MFO interviews "Bridging Frontiers" erhu soloist Ling Hock Siang
Ling Hock Siang is the Associate Erhu Principal of the Singapore Chinese Orchestra and recipient of the national-level Singapore Youth Award and Young Artist Award. He is also the first Singaporean to attain a Master’s Degree in erhu performance. Ling is widely recognised as one of Singapore’s most representative and accomplished Chinese classical music performers and educators.
Hock Siang will be performing in Bridging Frontiers, a concert that reflects the MFO's vision to enrich lives through orchestral performances that connect, inspire and entertain. Bridging Frontiers will bring together lovers of both Chinese and Western classical music in a celebration of orchestral music in a uniquely Singapore context, combining the artistry of some of Singapore’s most recognisable and respected classical musicians. Please click here for more information.
MFO: Hock Siang, what were your first thoughts when you were first approached by the MFO to perform as a soloist with the orchestra in a concert? Is this the first time that you will be performing with a Western-style symphony orchestra?
Ling Hock Siang (LHS): Yes, this is the first time that I will be performing a Chinese work with a Western-style symphony orchestra. When Jia Hua (General Manager of the MFO) first sounded me on a possible collaboration with the MFO, I was of course very excited and eager to take on the challenge of being a part of such a cross-cultural musical project.
MFO: The MFO has specially commissioned composer Eric Watson to rearrange Liu Xi Jin's Double Erhu Concerto "Hymn of Wusuli" for performance by 2 erhu soloists accompanied by the MFO. Having previously performed the original work as a soloist with the Singapore Chinese Orchestra, how different do you expect the experience of performing it with the MFO to be? Will you have to change anything in the way you approach the performance?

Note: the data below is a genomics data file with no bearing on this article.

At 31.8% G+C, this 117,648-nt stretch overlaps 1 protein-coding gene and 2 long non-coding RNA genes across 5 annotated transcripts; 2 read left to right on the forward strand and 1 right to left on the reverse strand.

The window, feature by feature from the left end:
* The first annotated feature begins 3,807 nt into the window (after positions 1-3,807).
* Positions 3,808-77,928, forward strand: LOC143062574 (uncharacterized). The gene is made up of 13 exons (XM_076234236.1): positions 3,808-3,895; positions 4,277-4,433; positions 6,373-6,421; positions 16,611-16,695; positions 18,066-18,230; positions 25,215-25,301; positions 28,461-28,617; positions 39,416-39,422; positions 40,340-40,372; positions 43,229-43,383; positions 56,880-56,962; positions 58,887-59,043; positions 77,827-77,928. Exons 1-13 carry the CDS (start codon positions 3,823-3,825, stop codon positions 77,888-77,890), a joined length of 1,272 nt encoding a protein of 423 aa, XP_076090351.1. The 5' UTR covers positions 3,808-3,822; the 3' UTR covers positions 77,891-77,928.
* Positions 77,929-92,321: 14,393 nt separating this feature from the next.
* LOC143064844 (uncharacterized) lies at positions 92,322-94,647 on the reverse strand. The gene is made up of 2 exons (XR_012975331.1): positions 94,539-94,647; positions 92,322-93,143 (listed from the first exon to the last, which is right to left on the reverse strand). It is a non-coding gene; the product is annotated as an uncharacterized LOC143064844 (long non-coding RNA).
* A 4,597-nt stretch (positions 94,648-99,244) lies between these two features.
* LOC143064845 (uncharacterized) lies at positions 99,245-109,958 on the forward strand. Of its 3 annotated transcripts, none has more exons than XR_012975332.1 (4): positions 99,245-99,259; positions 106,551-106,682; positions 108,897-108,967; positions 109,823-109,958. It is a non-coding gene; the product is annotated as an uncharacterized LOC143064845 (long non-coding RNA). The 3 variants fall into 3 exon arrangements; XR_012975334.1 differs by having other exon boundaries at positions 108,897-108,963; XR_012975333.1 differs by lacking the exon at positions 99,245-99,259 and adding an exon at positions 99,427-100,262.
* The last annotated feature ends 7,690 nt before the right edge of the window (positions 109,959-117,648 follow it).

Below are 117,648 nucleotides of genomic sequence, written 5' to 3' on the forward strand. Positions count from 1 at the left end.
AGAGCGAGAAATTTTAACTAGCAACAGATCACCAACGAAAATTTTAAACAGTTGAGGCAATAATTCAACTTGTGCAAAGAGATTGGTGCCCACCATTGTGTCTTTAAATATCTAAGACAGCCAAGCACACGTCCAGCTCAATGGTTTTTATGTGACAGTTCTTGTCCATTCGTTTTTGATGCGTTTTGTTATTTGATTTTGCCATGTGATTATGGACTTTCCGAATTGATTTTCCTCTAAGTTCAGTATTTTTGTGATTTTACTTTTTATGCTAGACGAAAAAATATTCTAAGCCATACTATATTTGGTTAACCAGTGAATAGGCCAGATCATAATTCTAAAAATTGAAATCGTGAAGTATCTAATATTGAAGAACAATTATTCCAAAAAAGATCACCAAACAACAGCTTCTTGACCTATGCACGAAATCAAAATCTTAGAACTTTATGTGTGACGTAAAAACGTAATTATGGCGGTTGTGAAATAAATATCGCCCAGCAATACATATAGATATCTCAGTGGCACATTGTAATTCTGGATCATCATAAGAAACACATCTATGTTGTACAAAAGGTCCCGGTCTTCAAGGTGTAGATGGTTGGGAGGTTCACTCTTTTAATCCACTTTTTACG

LHS: Liu Xi Jin's Double Erhu Concerto "Hymn of Wusuli" was originally written for performance by a Chinese orchestra. Conceived as such, the piece is based around melodic and aesthetic characteristics that are unique to Chinese traditional music. A Western-style symphony orchestra obviously produces a sound palette that is very different from that of a Chinese orchestra, and with Eric Watson’s re-orchestration of the work for performance by the MFO, I’m sure that it will be a very different experience, one which I am very much looking forward to!
刘锡津的双二胡协奏曲《乌苏里吟》原创作是为华乐团而作的。作曲家的创作构思必然是以华乐团中的华族乐器的器乐法，按照中国音乐的旋法特点及审美思维进行创作。西洋交响乐团的乐队总体音响色彩和华乐团的截然不同。这一次的音乐会由作曲家Eric Watson 进行从新配器，这将会是一次不一样的音乐体验，让我们拭目以待！
MFO: Tell us more about what kind of piece this is - besides being an erhu showpiece, what does it portray musically, and what can audiences expect to hear? What does the piece mean to you personally as a performer?
LHS: Besides what I have just mentioned about the difference in sound palette, it will be very interesting for erhu lovers to hear how such a traditional Chinese music instrument is able to both contend and integrate with the sound of a symphony orchestra. Furthermore, in the erhu repertoire, double erhu concertos are exceedingly rare. For all these reasons, this performance promises to be a memorable and unique musical experience.
MFO: The title of the concert is Bridging Frontiers, and the "Hymn of Wusuli" will be an important part of of the MFO's attempt to bring together lovers of both Western and Chinese classical music in a common celebration of orchestral music. What would you say to a potential audience member to convince them to come experience this unique concert?
LHS: Singapore is a multi-racial and multi-cultural country, and in this concert, the audience can expect to be immersed in a familiar yet unique experience of cultural connection and exchange. In the culinary arts it’s like using chopsticks to eat pasta, or using a fork and spoon to eat rice; in language it’s like a Chinese person speaking English or a Westerner speaking Mandarin; each audience member will experience the concert in a different way, and that’s really an experiment that will be absolutely fascinating!